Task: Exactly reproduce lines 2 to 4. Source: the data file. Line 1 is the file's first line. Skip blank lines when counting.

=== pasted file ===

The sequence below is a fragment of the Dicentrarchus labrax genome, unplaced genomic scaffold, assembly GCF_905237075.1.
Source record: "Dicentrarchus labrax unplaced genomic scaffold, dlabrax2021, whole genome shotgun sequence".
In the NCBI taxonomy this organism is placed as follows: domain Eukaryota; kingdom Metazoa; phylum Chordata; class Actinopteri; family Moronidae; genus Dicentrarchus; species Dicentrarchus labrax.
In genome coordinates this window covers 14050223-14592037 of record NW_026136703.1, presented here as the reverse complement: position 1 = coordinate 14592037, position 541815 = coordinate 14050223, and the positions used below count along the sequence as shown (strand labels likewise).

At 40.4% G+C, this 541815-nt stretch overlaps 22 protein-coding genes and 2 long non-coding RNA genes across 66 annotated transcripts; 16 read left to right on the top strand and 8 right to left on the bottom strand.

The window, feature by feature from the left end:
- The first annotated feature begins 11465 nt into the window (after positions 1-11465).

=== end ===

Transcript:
Source record: "Dicentrarchus labrax unplaced genomic scaffold, dlabrax2021, whole genome shotgun sequence".
In the NCBI taxonomy this organism is placed as follows: domain Eukaryota; kingdom Metazoa; phylum Chordata; class Actinopteri; family Moronidae; genus Dicentrarchus; species Dicentrarchus labrax.
In genome coordinates this window covers 14050223-14592037 of record NW_026136703.1, presented here as the reverse complement: position 1 = coordinate 14592037, position 541815 = coordinate 14050223, and the positions used below count along the sequence as shown (strand labels likewise).